sunrise over swamps

sunset over melancholy seas

Bookshelf: Currently Reading


Soil and Sacrament: A spiritual memoir of food and faith (2013). Fred Bahnson. New York: Simon & Schuster.

I started reading this book today and I am so, so glad it’s come into my life. In a well-timed fluke, last night I watched the documentary Symphony of the Soil – and I highly recommend it. It’s an absolute must-watch for people interested in the connections between ecology and agriculture.

This book, Soil and Sacrament, follows the personal spiritual journey of a Methodist pastor who travels to different faith and ethnic communities (Catholic, Protestant, Pentecostal and Jewish) where growing food and tending the Earth are central to spirituality.

The book is just beautiful, so far. Christendom desperately needs to take seriously the concerns of the environmentalist movements if we are ever to fulfil the mandates to tend God’s garden and to feed the hungry. It’s a relief and inspiration to read this book. And there’s lots of practical gardening advice woven through the text.

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Bookshelf: Currently Reading


BattleAxe by Sara Douglass (1995). Sydney: Voyager.

I’m currently sitting on page 314 out of 576. The more I read, the more absorbed I become in the amazing story.

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Rewild, Day 7


Photo of my art journal today, 7 April 2014

The Rewild Challenge is proving to be a fun, rewarding process. Admittedly, I’m not getting outdoors as much as I ought, but the exercises for personal reflection are good.

Today’s challenge asked the question, “What is your dream home?” but with a bias towards the environmental impact of the materials and energy usage of the house. Part of the task was to actually go to the site of your dream home.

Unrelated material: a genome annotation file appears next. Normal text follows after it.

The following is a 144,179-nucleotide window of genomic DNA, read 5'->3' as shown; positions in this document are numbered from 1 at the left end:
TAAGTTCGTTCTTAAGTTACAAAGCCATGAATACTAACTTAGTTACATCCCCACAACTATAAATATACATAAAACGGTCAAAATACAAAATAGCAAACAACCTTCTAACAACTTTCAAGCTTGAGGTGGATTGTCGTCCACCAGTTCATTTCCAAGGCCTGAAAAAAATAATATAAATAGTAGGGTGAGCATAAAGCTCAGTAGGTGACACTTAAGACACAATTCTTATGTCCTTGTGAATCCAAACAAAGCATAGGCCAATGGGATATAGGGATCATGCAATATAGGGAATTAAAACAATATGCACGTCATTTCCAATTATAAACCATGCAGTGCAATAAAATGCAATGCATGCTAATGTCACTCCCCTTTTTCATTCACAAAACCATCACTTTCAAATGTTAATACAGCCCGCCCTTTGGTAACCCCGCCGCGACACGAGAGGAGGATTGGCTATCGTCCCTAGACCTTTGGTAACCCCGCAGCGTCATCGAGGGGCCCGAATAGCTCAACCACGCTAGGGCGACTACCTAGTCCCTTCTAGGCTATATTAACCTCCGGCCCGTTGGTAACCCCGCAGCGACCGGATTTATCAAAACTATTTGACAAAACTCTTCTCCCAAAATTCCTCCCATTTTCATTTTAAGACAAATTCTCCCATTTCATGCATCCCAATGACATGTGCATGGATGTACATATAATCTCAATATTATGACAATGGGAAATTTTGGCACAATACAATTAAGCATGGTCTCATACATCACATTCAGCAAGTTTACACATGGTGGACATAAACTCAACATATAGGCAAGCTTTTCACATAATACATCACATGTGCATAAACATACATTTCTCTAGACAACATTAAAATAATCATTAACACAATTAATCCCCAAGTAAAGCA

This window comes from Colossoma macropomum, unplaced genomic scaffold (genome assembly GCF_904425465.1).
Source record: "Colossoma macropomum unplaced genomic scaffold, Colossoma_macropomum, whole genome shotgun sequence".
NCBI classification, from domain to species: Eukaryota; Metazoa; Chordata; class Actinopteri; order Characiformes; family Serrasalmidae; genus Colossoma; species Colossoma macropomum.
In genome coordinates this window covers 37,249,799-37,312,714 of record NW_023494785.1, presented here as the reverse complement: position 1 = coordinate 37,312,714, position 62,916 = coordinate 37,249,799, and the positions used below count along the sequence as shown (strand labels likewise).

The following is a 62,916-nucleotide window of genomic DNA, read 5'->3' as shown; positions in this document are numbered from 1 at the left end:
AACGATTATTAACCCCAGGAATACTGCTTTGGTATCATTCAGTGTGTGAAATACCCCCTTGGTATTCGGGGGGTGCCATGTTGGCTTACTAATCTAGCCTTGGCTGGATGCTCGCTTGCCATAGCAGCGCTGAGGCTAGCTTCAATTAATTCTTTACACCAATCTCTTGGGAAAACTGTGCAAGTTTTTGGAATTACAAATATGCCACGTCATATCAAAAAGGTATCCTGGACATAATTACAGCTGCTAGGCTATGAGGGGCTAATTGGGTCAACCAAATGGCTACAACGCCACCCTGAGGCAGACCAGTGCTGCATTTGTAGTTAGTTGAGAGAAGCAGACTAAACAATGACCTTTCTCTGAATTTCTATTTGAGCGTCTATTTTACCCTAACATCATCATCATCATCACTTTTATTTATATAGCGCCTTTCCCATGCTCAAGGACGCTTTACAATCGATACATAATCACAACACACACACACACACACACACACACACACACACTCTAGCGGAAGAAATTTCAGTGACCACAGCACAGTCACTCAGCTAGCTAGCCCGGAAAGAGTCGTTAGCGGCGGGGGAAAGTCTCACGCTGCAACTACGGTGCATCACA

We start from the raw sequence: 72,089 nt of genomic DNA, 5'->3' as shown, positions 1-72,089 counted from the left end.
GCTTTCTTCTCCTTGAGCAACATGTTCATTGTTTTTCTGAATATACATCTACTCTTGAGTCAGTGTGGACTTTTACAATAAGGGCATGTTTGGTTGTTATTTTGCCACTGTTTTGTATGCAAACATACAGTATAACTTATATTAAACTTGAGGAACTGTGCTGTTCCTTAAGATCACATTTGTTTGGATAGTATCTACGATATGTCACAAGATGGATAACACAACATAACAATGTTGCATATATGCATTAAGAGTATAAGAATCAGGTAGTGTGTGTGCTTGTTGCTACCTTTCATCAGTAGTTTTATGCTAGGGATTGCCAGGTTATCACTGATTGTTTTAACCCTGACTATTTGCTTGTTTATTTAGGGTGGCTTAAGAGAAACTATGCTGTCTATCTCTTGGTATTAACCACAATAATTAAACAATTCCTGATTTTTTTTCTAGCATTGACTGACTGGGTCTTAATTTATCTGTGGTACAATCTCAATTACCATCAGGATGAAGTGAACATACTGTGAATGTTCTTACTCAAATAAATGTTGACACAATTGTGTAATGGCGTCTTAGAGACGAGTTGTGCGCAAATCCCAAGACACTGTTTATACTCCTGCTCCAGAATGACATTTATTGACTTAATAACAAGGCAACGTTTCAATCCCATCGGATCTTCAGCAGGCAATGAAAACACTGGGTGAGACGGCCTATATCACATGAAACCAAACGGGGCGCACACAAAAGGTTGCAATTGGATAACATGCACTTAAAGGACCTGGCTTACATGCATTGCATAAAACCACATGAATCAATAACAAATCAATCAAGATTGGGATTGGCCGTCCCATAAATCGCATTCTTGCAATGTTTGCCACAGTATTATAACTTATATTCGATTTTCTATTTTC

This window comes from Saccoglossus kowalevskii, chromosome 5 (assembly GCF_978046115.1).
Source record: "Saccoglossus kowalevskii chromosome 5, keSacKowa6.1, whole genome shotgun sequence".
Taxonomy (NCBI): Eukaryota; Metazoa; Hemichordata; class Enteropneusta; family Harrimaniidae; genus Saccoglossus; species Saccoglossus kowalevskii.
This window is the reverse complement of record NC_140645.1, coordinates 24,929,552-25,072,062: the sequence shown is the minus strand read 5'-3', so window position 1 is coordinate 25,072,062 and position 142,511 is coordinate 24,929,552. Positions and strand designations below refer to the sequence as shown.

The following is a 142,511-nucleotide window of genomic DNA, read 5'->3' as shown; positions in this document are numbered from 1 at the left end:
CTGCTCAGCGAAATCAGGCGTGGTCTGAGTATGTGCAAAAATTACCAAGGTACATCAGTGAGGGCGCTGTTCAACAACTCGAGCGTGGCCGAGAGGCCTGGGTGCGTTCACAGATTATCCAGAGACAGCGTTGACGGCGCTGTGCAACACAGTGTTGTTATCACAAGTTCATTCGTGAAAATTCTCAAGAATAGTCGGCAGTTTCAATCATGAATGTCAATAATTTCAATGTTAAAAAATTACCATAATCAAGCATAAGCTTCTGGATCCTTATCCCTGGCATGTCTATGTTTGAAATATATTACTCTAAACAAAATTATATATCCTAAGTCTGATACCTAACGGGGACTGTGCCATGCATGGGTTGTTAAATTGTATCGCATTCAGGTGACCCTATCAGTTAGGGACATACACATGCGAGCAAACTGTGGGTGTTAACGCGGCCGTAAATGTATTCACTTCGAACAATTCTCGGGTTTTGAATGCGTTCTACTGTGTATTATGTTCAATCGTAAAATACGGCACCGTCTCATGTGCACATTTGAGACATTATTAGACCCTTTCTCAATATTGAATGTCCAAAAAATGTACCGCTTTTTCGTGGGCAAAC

Now, for me that would involve an almost 3 to 4 hour trip. If I have to narrow down my dream location to a specific point in the time/space continuum, where it intersects material reality (sorry, I think all the Star Trek: The Next Generation that I’ve watched lately is affecting me), my dream home would be somewhere out on the coast on the Western side of my home state. It’s a part of the world I never saw before a few years ago, but I find myself compelled to return there frequently. The rugged coast, the old growth cool-temperate rainforests, the large pockets of isolated land. The surprises like the gourmet restaurant we found perched atop a mountain, where they happily took on the challenge of creating vegan food for us on the spot; the rock formations carved by wild seas, the waterfalls, the history of this untameable stretch of Australian land… It draws me back so that I’m there several times a year, if only to stand on the beach in the rain and look out to the southern horizon, beyond which lies the Antarctic.

I won’t throw the rest of my dreams out to be dissected by the blogiverse, but it would have to be as environmentally conscious as I could manage. Locally indigenous native plants, heritage vegetables, and the greatest cat run known to man. I’m quite keen on developing a rehabilitated local ecosystem that sustains native animal species (particularly at the insect, amphibian and bird level).

Funnily enough (maybe) but my dream home is not big. All I want is adequate space. The bigger the house, the more cleaning it requires and the more energy it takes to manage its indoor climate. As far as possible, I’d love to be off the grid.

But in the end, a dream home has to be more than just a monument to self. Ideally, I picture my dream home being a space that includes others. A space for spirituality. A place for hospitality. And a space to create community.

And it needs a view of the ocean –
the wilder, the better.

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